Warsi: Huhne may stand down regardless of court verdict

The Conservative co-chair says that Huhne's Eastleigh seat is a "target" and the Tories would "fight

Chris Huhne has already withdrawn from the cabinet as he faces trial for allegedly perverting the course of justice -- and now it appears his Conservative coalition partners already have their eye on his parliamentary seat, even though the outcome of the trial has yet to be decided.

In an in-depth interview with The House magazine, Sayeeda Warsi, the co-chairman of the Conservative Party, has said that she is readying the Tories for a potential by-election fight in Eastleigh:

The party is ready for any by-election at any time. When a by-election is called in Eastleigh then of course we will kick in to action.

Note the use of "when", not "if". She added:

It is a target seat and I think we would fight it hard and we would fight it to win. I don't think the Lib Dems are dug in there. It's winnable. We will do everything we can to win it.

Last month, Guido Fawkes reported that 2,000 Tory party activists were dispatched to Eastleigh just two days after Huhne's court appearance. The Eastleigh Conservative Party insisted that the surge was to do with upcoming local elections rather than a potential by-election, but the timing was difficult to ignore. Warsi said that she has already been campaigning in Eastleigh, recently appearing at an event for local members.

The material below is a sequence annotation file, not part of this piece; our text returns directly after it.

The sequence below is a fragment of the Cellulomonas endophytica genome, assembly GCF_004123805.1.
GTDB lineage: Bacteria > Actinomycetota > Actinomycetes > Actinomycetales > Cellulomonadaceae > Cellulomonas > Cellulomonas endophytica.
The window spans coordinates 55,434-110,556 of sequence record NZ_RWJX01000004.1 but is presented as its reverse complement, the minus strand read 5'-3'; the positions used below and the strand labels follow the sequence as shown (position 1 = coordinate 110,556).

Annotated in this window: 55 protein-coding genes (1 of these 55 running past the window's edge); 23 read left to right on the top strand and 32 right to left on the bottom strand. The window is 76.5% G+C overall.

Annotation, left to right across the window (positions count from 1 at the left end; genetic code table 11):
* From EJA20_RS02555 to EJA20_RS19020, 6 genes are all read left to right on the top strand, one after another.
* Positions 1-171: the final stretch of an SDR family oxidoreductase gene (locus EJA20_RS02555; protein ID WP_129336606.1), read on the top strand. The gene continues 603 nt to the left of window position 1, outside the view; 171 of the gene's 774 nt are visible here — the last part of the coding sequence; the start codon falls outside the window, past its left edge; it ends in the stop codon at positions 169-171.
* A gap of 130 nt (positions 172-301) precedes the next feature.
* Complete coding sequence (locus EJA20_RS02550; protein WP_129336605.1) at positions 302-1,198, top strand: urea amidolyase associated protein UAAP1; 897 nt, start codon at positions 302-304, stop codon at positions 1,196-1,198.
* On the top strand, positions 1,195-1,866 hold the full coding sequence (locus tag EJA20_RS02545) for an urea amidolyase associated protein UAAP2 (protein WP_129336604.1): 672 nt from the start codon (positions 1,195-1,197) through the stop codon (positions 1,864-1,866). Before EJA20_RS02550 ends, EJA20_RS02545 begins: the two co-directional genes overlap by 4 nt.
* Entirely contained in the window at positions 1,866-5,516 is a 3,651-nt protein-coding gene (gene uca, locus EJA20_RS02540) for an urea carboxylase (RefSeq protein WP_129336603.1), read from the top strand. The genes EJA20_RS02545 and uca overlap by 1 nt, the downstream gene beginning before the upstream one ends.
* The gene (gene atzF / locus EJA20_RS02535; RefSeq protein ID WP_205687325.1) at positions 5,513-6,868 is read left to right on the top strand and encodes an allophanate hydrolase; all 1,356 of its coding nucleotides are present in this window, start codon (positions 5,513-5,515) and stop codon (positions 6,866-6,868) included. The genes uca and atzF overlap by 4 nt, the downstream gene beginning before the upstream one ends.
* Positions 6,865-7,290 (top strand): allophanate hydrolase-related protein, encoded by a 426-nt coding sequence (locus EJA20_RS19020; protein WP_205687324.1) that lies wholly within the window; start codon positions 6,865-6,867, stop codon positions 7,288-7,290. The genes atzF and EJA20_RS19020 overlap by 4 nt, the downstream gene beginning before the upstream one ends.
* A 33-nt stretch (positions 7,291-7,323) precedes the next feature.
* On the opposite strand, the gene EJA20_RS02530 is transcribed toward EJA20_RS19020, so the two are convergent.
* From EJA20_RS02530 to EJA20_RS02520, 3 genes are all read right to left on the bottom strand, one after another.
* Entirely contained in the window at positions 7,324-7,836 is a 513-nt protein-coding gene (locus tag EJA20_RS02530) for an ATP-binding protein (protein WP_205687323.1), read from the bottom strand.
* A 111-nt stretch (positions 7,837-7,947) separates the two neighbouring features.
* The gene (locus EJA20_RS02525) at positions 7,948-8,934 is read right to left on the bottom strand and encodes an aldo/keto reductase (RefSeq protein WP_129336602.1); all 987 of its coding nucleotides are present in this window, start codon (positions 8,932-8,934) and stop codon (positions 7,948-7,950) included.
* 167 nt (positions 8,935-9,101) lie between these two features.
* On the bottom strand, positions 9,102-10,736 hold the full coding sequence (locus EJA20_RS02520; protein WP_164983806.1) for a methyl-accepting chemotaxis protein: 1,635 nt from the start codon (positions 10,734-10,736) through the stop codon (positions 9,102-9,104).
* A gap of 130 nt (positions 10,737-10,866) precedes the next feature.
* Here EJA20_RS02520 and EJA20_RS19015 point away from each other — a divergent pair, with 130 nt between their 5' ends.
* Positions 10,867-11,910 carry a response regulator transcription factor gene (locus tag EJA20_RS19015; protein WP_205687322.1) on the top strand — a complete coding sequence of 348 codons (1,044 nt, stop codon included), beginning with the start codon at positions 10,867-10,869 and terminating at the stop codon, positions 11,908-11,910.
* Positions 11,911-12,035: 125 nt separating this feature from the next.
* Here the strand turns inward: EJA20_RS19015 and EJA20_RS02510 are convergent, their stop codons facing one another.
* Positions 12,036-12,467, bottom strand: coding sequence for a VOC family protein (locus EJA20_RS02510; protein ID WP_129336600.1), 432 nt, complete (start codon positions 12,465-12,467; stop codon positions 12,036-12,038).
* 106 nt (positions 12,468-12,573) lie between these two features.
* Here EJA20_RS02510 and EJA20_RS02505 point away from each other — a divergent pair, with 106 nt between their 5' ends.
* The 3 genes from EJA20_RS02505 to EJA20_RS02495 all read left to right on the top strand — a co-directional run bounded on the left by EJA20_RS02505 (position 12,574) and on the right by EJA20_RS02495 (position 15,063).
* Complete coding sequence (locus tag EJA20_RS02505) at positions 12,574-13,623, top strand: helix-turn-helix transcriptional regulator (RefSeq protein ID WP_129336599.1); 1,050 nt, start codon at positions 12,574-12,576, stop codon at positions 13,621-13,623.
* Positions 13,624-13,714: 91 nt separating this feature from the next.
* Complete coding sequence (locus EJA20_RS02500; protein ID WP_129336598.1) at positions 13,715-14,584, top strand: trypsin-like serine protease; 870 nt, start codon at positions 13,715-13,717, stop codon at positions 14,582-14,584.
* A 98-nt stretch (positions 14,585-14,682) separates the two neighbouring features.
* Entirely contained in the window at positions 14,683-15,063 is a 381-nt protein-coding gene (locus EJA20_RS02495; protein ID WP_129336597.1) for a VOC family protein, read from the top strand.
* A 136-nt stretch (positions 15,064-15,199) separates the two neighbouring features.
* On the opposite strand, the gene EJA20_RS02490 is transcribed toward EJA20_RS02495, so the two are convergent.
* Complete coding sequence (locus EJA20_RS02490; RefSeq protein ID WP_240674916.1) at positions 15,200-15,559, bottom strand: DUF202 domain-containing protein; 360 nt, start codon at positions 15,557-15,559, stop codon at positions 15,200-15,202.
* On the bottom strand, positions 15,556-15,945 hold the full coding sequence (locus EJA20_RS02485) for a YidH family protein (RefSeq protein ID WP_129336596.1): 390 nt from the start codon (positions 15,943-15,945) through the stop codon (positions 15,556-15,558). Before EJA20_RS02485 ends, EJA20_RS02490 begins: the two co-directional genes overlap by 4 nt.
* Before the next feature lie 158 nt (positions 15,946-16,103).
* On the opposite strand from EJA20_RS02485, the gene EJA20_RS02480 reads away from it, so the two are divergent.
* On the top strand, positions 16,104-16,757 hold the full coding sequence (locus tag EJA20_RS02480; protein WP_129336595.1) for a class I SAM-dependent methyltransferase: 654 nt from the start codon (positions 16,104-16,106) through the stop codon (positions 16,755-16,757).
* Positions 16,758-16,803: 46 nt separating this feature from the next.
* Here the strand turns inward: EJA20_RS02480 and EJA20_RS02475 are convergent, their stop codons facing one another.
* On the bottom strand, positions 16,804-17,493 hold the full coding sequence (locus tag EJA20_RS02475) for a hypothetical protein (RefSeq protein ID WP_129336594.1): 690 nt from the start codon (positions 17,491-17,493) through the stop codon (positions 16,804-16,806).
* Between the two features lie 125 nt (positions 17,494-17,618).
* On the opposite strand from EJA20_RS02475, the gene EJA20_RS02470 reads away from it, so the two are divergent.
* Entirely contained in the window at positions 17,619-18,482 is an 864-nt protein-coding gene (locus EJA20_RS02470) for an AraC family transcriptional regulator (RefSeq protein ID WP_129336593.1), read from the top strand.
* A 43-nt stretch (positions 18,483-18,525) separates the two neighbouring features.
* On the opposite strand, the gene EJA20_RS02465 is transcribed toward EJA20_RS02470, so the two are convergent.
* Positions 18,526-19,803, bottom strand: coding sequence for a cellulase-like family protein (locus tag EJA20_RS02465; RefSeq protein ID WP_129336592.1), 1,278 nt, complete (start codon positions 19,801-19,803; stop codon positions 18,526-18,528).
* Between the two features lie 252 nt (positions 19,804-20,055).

Warsi -- not known for her discretion -- took the unusual step of suggesting that Huhne could step down even if he is found innocent. While she acknowledged that the outcome of the trial is yet to be decided, she said:

The by-election could be called because, you know, Chris might stand down irrespective of what happens at the court case.

The Tories have hardly been supportive of Huhne, who is accused of persuading his ex-wife Vicky Pryce to take his penalty points for a speeding offence nearly ten years ago. In February the Daily Mail reported that David Cameron told attendees of a Tory ball for wealthy donors: "we had to speed to get here on time. It's a good job Samantha was driving -- or at least, that's what it says on the forms!"